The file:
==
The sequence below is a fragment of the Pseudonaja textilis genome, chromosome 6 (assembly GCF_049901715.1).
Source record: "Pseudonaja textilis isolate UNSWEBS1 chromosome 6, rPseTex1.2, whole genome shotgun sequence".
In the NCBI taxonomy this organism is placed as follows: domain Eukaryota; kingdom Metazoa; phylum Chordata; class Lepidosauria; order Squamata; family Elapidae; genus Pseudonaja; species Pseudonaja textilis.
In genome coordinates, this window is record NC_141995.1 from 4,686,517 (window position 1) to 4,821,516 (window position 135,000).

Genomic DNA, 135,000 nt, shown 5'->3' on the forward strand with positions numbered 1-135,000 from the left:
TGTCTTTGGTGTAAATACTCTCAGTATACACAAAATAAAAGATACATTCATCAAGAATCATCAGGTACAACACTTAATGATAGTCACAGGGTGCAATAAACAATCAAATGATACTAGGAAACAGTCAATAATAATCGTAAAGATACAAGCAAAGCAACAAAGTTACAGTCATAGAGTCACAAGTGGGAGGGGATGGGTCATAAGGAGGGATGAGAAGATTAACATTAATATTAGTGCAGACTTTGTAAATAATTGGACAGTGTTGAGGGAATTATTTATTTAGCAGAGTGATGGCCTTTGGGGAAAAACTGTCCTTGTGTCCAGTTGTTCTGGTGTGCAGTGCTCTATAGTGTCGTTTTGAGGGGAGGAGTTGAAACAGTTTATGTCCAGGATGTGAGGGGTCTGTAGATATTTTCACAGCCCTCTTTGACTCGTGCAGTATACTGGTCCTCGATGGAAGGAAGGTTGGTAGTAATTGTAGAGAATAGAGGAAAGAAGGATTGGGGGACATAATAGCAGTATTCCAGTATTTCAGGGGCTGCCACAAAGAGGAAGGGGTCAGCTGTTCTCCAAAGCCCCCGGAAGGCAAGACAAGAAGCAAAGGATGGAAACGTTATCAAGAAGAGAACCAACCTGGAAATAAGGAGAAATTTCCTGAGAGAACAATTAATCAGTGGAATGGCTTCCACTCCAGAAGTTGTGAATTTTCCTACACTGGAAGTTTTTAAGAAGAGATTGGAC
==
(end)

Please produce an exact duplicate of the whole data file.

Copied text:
The sequence below is a fragment of the Pseudonaja textilis genome, chromosome 6 (assembly GCF_049901715.1).
Source record: "Pseudonaja textilis isolate UNSWEBS1 chromosome 6, rPseTex1.2, whole genome shotgun sequence".
In the NCBI taxonomy this organism is placed as follows: domain Eukaryota; kingdom Metazoa; phylum Chordata; class Lepidosauria; order Squamata; family Elapidae; genus Pseudonaja; species Pseudonaja textilis.
In genome coordinates, this window is record NC_141995.1 from 4,686,517 (window position 1) to 4,821,516 (window position 135,000).

Genomic DNA, 135,000 nt, shown 5'->3' on the forward strand with positions numbered 1-135,000 from the left:
TGTCTTTGGTGTAAATACTCTCAGTATACACAAAATAAAAGATACATTCATCAAGAATCATCAGGTACAACACTTAATGATAGTCACAGGGTGCAATAAACAATCAAATGATACTAGGAAACAGTCAATAATAATCGTAAAGATACAAGCAAAGCAACAAAGTTACAGTCATAGAGTCACAAGTGGGAGGGGATGGGTCATAAGGAGGGATGAGAAGATTAACATTAATATTAGTGCAGACTTTGTAAATAATTGGACAGTGTTGAGGGAATTATTTATTTAGCAGAGTGATGGCCTTTGGGGAAAAACTGTCCTTGTGTCCAGTTGTTCTGGTGTGCAGTGCTCTATAGTGTCGTTTTGAGGGGAGGAGTTGAAACAGTTTATGTCCAGGATGTGAGGGGTCTGTAGATATTTTCACAGCCCTCTTTGACTCGTGCAGTATACTGGTCCTCGATGGAAGGAAGGTTGGTAGTAATTGTAGAGAATAGAGGAAAGAAGGATTGGGGGACATAATAGCAGTATTCCAGTATTTCAGGGGCTGCCACAAAGAGGAAGGGGTCAGCTGTTCTCCAAAGCCCCCGGAAGGCAAGACAAGAAGCAAAGGATGGAAACGTTATCAAGAAGAGAACCAACCTGGAAATAAGGAGAAATTTCCTGAGAGAACAATTAATCAGTGGAATGGCTTCCACTCCAGAAGTTGTGAATTTTCCTACACTGGAAGTTTTTAAGAAGAGATTGGAC